You can obtain the JDK for Solaris and Windows at the java.sun.com products web site.
Install the JDK for your platform. On Windows, this simply means running the install file. When installing, pay careful attention where the Java files are installed. The default is c:\jdkx.y.z, where x.y.z is the version number. For example, c:\jdk1.2.1 . The default is fine, or you can install it at another directory--many people prefer just c:\jdk. However, remember which directory you chose.
After installing the JDK, you need to set your PATH so that you can compile and run programs. Specifically, you need to add the directory of the Java compiler and interpreter to the PATH. That directory is the bin subdirectory of the Java installation directory, such as c:\jdk1.2.1\bin.
Under Windows 9x, locate the file AUTOEXEC.BAT in the root directory of the boot drive (usually c:\). Open the file with a text editor such as Notepad. At the end of that file, place the line
However, change c:\jdk1.2.1 to your Java installation directory. Make sure that you type the line exactly as is, with spaces, capitalization, special symbols, etc. completely intact. You may want to copy and paste the line, and then modify the name of the Java installation directory.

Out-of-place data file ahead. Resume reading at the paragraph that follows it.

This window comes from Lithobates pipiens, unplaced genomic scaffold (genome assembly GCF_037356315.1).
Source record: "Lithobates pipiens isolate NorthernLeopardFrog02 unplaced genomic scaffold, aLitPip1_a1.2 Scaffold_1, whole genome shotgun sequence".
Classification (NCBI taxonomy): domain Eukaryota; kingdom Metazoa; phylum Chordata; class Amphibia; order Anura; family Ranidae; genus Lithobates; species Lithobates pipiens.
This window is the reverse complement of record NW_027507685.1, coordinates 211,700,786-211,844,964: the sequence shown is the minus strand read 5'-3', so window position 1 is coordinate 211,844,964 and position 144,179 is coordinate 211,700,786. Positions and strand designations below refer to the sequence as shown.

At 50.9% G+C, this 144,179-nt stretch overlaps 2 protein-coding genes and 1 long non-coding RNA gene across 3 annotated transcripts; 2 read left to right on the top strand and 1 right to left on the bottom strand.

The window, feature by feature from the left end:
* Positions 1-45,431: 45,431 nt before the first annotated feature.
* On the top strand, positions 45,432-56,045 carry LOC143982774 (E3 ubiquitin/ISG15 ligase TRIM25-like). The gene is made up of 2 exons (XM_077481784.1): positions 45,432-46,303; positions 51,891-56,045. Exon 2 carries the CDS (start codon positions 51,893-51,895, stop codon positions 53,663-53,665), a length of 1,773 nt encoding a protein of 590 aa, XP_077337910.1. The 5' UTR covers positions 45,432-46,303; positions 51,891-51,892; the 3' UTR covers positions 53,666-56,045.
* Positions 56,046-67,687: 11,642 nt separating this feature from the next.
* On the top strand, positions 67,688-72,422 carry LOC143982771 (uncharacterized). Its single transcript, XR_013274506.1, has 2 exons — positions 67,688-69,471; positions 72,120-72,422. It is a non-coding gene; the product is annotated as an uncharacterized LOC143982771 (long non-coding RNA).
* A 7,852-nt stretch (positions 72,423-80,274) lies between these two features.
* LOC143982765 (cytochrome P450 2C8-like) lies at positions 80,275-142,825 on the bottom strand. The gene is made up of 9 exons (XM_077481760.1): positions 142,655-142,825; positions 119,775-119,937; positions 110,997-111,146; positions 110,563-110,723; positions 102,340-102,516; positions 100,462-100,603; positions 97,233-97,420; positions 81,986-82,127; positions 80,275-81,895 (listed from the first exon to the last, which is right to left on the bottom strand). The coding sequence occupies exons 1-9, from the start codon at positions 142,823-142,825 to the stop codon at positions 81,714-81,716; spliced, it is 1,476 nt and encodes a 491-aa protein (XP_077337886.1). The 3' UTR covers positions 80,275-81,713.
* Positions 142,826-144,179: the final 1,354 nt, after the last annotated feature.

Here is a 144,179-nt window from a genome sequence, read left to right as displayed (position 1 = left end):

Save the file and then reboot your machine.
Note: With Java 2, you no longer need to set the CLASSPATH environment variable.
To compile a file, open a DOS shell and type javac followed by the file name. For example,
To run the file, type
Tip: Run a text editor (such as edit) in a separate window, and keep that window open while you compile and run your program in the DOS shell.
This setup, while primitive, is certainly workable for simple programs.
Problems? If you use Windows, check out the excellent tutorial from Sun Microsystems.
Microsoft J++ is not compatible with Java 2. No version of Microsoft J++ is usable with the book. Microsoft has announced that it will no longer support Java in future versions of Visual Studio, so this situation isn't likely to change.